Davis said goodbye to her 23-year-old son on July 3, 1986, when he was sentenced to life in prison. He was convicted of kidnapping a woman from an Alief service station on Christmas Eve of 1985. The victim was repeatedly raped by two men on a drive to San Antonio. She later escaped. No one else was ever charged in the case.

Davis said she knew all along that her son was innocent.

“I prayed constantly. Never gave up,” Davis said.

It may seem like 23 years of unanswered prayers for Sonnier’s family have finally come true, but then again, maybe they were just different answers.

“I’m especially grateful that the evidence remained in Ernest’s case because it was from 1986. The fact that evidence even existed to be tested is pretty miraculous,” said Morales.

For his family, the evidence they needed was there all along.

“I knew Ernest had not done that crime because Ernest was at home. It was Christmas Eve. How could you forget Christmas Eve? Everybody remembers Christmas Eve. They just insisted that he was guilty,” said Davis.

Sonnier’s conviction was largely based on blood-typing evidence known as serology that was, according to the Innocence Project, badly mishandled.

“The serology alone should have raised serious questions about this case before it ever got to the trial stage,” Morales said.

In fact, the evidence should have excluded Sonnier as a suspect. However, at the time an eyewitness photo lineup also pointed to Sonnier.

Now, DNA retesting has proven Sonnier could not have committed the crime, according to his attorneys. They say it has also identified two other men believed to be responsible for raping the victim. Both of them are in prison for other crimes.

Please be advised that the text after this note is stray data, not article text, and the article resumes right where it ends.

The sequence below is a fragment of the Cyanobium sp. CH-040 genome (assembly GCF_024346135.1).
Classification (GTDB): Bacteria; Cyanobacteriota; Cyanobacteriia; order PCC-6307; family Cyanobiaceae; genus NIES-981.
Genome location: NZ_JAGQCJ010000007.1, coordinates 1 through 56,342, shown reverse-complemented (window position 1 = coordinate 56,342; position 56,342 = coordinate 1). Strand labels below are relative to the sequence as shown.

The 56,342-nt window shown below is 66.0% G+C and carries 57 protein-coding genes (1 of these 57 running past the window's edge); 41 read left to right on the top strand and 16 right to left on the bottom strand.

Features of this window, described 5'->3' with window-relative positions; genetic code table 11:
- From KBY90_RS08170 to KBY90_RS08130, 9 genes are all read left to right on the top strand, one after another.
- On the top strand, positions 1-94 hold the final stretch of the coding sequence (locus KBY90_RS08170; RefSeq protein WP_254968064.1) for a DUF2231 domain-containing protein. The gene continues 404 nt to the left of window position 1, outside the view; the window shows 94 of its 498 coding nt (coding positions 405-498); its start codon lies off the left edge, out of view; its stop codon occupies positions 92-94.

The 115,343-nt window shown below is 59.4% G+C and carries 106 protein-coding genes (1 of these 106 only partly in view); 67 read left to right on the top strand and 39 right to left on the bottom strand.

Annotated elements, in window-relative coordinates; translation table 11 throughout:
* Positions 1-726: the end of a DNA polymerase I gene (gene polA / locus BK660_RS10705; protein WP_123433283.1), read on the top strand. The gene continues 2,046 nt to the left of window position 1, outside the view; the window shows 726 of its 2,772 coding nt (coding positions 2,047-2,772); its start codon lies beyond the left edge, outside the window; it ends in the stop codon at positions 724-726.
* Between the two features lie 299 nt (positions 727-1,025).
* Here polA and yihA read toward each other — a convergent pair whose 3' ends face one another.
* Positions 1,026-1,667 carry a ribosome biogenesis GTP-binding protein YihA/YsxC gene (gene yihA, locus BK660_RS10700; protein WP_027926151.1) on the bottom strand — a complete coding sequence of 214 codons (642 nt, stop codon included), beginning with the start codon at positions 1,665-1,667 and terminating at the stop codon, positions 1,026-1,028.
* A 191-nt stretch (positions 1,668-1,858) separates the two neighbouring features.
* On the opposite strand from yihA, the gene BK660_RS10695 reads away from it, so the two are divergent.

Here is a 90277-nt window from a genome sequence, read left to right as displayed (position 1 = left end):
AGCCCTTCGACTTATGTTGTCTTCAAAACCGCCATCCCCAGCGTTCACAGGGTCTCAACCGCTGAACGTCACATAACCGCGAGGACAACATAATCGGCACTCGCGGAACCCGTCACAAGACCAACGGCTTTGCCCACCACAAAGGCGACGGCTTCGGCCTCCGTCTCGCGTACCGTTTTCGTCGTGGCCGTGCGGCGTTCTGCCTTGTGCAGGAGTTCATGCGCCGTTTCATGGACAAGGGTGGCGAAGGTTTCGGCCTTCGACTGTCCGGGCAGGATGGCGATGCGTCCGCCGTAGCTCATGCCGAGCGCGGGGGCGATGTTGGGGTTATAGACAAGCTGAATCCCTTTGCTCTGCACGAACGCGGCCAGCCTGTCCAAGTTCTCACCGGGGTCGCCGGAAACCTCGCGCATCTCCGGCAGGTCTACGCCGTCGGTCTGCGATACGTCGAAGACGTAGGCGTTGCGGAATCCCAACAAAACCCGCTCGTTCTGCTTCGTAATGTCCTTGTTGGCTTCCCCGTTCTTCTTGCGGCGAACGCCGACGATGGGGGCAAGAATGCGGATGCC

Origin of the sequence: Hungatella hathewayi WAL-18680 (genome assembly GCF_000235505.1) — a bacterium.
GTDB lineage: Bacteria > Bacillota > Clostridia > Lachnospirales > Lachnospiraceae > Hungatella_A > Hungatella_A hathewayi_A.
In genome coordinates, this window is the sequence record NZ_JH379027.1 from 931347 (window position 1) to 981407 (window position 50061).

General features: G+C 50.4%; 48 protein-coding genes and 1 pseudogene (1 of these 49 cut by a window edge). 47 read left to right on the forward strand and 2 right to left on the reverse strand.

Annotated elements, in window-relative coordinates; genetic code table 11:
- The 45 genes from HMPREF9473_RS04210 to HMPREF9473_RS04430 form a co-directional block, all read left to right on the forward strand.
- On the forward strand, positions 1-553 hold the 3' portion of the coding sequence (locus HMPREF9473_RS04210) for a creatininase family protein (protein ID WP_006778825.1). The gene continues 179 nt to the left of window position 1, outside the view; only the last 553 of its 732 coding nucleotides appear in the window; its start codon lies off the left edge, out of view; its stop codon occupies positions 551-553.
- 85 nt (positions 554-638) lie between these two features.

Sadly, Sonnier may not be the only person wrongly put in prison. Current Harris County District Attorney Pat Lycos inherited the ongoing trouble with convictions based on poorly tested evidence and questionable testimony from analysts at the Houston Police Crime Lab and is working on double checking DNA evidence.

“If someone is wrongfully convicted that is a twin tragedy because the guilty person is still out on the street,” said Lycos.

Lycros says you can’t give the person back the years they lost in prison.

“You have to make sure that it was not in vain,” said Lycos.

That’s why Lycos has set up the Post Conviction Review Unit in her office to independently review cases.

“We are going to be looking into everyone and every case that we can subject to DNA testing. We will do that because that is our mandate,” said Baldwin Chin, who is heading up the new unit.

Lycos says Sonnier’s case has ramifications far beyond a wrongful conviction.

“There will be other cases, but I want you to understand that there are 3,800 rape kits in the HPD property room. They need to be retested. Every last one of them. They need to be retested,” Lycos said.

“It was there. The evidence was on the table. I wasn’t the guy. And they failed to show justice,” said Sonnier. “There’s plenty more, you know, left in there that’s innocent. There’s plenty more. You know? I want to be an example for them.”